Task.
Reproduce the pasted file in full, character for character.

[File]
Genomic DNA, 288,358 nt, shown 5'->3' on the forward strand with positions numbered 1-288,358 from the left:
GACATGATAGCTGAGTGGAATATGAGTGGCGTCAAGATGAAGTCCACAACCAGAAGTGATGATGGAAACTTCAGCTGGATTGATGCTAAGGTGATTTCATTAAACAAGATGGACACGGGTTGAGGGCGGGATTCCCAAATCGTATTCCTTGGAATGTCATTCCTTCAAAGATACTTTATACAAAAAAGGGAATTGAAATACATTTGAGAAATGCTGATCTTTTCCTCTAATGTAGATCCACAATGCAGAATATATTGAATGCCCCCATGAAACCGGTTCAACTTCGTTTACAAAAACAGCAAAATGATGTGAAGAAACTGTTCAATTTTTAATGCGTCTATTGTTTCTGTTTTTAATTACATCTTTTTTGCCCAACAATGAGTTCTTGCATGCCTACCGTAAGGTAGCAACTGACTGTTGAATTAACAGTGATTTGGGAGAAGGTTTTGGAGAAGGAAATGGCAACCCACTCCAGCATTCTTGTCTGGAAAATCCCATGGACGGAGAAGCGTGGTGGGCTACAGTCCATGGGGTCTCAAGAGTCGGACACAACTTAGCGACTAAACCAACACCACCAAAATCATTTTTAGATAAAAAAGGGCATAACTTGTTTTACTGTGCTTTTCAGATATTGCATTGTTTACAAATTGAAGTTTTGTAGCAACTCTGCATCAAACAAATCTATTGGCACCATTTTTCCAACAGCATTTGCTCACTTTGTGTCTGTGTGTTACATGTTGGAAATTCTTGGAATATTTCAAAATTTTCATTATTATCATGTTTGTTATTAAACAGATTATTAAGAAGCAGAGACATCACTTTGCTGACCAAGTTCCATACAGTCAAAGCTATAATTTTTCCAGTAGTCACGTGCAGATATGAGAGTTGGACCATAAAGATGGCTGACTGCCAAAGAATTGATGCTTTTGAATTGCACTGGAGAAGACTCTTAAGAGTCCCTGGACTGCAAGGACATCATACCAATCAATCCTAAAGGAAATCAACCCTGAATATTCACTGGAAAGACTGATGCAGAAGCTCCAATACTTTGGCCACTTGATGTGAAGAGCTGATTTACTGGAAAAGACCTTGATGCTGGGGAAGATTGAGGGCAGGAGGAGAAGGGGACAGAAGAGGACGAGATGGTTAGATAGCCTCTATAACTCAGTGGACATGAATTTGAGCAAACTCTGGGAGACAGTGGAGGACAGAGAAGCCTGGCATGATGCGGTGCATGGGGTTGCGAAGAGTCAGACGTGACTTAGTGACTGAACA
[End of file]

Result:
Genomic DNA, 288,358 nt, shown 5'->3' on the forward strand with positions numbered 1-288,358 from the left:
GACATGATAGCTGAGTGGAATATGAGTGGCGTCAAGATGAAGTCCACAACCAGAAGTGATGATGGAAACTTCAGCTGGATTGATGCTAAGGTGATTTCATTAAACAAGATGGACACGGGTTGAGGGCGGGATTCCCAAATCGTATTCCTTGGAATGTCATTCCTTCAAAGATACTTTATACAAAAAAGGGAATTGAAATACATTTGAGAAATGCTGATCTTTTCCTCTAATGTAGATCCACAATGCAGAATATATTGAATGCCCCCATGAAACCGGTTCAACTTCGTTTACAAAAACAGCAAAATGATGTGAAGAAACTGTTCAATTTTTAATGCGTCTATTGTTTCTGTTTTTAATTACATCTTTTTTGCCCAACAATGAGTTCTTGCATGCCTACCGTAAGGTAGCAACTGACTGTTGAATTAACAGTGATTTGGGAGAAGGTTTTGGAGAAGGAAATGGCAACCCACTCCAGCATTCTTGTCTGGAAAATCCCATGGACGGAGAAGCGTGGTGGGCTACAGTCCATGGGGTCTCAAGAGTCGGACACAACTTAGCGACTAAACCAACACCACCAAAATCATTTTTAGATAAAAAAGGGCATAACTTGTTTTACTGTGCTTTTCAGATATTGCATTGTTTACAAATTGAAGTTTTGTAGCAACTCTGCATCAAACAAATCTATTGGCACCATTTTTCCAACAGCATTTGCTCACTTTGTGTCTGTGTGTTACATGTTGGAAATTCTTGGAATATTTCAAAATTTTCATTATTATCATGTTTGTTATTAAACAGATTATTAAGAAGCAGAGACATCACTTTGCTGACCAAGTTCCATACAGTCAAAGCTATAATTTTTCCAGTAGTCACGTGCAGATATGAGAGTTGGACCATAAAGATGGCTGACTGCCAAAGAATTGATGCTTTTGAATTGCACTGGAGAAGACTCTTAAGAGTCCCTGGACTGCAAGGACATCATACCAATCAATCCTAAAGGAAATCAACCCTGAATATTCACTGGAAAGACTGATGCAGAAGCTCCAATACTTTGGCCACTTGATGTGAAGAGCTGATTTACTGGAAAAGACCTTGATGCTGGGGAAGATTGAGGGCAGGAGGAGAAGGGGACAGAAGAGGACGAGATGGTTAGATAGCCTCTATAACTCAGTGGACATGAATTTGAGCAAACTCTGGGAGACAGTGGAGGACAGAGAAGCCTGGCATGATGCGGTGCATGGGGTTGCGAAGAGTCAGACGTGACTTAGTGACTGAACA